An exit plan for business addresses all of the legal, tax, financial, personal, business, and value problems during the transition of ownership of a private business. While you're exit planning, your main focuses should be to maximize the value of your business before you leave your company and make sure that you're financially stable enough to be able to leave your business. Are you looking to learn more about exit planning for your business and how you should go about preparing for the process? Keep reading to learn everything you need to know!
What Is a Business Exit Plan?
As the owner of a company, a business exit strategy is a process of what will occur after you leave your business. The entire strategy will highlight how the transition will occur in detail.
Just as you've developed business plans to make sure that your business grows and maintains its success, an exit plan guides you through the transference of ownership.
Building an exit plan doesn't mean that you aren't committed to your business. It also doesn't mean that your business has to turn in a disaster or a failure. Developing a business exit plan allows you to have a plan in place for when you've decided that it's time for you to step away from your company or if something were to happen to you.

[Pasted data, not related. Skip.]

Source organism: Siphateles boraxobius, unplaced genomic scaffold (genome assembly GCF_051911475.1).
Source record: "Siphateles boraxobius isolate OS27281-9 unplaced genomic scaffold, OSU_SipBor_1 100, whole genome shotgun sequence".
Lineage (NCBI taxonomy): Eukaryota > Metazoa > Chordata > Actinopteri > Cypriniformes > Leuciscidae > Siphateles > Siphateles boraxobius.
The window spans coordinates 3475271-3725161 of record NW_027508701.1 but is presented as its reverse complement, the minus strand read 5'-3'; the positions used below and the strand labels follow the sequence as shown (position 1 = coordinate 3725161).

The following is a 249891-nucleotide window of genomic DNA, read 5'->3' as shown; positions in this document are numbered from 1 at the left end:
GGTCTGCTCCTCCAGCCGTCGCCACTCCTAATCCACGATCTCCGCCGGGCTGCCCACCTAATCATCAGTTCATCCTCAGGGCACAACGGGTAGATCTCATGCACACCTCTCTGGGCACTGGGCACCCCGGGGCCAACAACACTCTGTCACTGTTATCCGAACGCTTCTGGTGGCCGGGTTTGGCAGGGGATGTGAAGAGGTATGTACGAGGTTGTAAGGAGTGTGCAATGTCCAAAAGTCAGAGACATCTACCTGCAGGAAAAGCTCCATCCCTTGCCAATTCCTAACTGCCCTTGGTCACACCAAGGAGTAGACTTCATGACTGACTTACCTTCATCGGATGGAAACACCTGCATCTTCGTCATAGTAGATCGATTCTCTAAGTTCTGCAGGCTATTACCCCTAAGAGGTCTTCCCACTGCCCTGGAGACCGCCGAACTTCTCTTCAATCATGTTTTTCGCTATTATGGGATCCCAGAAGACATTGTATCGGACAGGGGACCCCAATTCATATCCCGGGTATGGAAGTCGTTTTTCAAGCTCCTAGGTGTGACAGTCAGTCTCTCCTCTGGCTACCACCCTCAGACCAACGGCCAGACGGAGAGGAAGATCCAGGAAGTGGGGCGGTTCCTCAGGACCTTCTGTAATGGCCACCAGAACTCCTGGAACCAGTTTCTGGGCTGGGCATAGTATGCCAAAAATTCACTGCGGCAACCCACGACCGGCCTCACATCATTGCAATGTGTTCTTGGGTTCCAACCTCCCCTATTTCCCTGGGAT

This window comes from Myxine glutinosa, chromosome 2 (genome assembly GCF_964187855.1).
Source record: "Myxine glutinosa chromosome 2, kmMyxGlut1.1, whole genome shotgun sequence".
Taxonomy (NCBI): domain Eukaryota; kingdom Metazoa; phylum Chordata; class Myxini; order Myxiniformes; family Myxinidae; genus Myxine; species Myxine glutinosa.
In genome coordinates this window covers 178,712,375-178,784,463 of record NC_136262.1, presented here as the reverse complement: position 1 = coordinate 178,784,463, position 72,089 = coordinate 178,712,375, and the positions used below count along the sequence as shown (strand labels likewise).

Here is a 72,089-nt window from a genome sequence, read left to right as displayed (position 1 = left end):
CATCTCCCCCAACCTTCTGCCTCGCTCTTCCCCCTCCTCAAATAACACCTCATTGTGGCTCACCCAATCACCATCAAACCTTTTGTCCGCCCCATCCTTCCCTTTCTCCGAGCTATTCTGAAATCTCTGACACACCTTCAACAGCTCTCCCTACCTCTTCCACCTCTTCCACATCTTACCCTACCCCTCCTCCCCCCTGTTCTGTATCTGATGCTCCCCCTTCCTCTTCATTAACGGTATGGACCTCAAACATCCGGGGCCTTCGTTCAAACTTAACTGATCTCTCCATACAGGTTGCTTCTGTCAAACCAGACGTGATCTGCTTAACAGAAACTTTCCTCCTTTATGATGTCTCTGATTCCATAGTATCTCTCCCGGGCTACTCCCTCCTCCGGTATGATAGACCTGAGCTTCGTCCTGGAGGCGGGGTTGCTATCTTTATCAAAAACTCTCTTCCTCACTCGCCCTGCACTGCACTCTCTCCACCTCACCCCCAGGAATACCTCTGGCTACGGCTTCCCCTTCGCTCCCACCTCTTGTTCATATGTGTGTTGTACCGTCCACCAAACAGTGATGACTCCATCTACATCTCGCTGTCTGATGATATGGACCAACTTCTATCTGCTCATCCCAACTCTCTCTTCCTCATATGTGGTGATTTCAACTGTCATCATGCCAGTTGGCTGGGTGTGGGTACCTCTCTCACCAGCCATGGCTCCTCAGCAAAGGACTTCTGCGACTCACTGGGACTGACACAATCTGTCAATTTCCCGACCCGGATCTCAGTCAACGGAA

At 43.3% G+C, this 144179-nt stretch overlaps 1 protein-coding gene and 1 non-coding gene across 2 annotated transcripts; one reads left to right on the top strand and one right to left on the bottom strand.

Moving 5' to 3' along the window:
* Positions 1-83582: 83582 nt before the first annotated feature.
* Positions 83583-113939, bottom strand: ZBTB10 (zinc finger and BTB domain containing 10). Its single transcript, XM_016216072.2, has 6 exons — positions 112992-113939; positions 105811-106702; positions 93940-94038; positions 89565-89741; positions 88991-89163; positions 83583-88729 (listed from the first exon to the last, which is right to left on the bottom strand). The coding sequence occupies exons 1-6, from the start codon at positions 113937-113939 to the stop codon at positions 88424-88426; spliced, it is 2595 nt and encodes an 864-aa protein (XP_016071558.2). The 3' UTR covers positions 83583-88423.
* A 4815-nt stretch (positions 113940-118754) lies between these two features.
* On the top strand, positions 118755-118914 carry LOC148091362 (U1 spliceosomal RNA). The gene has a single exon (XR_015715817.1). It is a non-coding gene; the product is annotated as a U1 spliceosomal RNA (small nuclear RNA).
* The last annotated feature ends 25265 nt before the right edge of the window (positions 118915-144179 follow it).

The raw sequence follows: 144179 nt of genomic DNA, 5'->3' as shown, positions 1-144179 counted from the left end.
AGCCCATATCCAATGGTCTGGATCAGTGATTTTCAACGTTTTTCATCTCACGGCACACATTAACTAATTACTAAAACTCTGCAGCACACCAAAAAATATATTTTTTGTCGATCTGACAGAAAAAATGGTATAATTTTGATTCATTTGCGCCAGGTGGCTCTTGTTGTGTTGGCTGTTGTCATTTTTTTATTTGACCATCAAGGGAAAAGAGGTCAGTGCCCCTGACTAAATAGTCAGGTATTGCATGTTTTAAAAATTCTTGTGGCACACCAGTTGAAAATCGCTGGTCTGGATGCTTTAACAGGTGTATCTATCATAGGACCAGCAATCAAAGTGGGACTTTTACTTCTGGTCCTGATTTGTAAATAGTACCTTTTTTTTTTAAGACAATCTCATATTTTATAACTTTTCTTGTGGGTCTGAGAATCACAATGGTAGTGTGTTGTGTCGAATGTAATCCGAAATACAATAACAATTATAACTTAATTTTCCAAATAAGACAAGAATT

Keep in mind that your exit plan will change over your time, so make sure that you're keeping it updated as your business grows.
Reasons for Leaving
Why would someone want to create a business exit strategy?
Leaving at the right time can sometimes be the best decision for your business. If in the future, you don't feel like investing the time (or you don't have the time to invest) into your company, your business is better off with a new leader.
There are several reasons why an owner should create a business exit plan. Some of these reasons include:
- Another more lucrative business venture
- Health problems
- Needing to raise money
- Change of passion or interest
- An unexpected offer from someone who wants to buy your company
- Wanting to spend more time with family
Business Exit Strategy and Liquidity
There are different types of exit plans that you can develop. One of the options that business owners have are variations of liquidity.
Liquidity provides business owners the largest amount of cash flow in a short period, depending upon how the structure of the acquisition. Plus, the overall appeal of this exit plan may not be beneficial if the market isn't in favorable conditions.
Succession Planning vs. Exit Planning
As exit planning becomes a field that's quickly popularizing for business owners, understanding the difference between a succession plan and an exit plan can become confusing. Succession planning and exit planning aren't the same things, but here's what the difference is: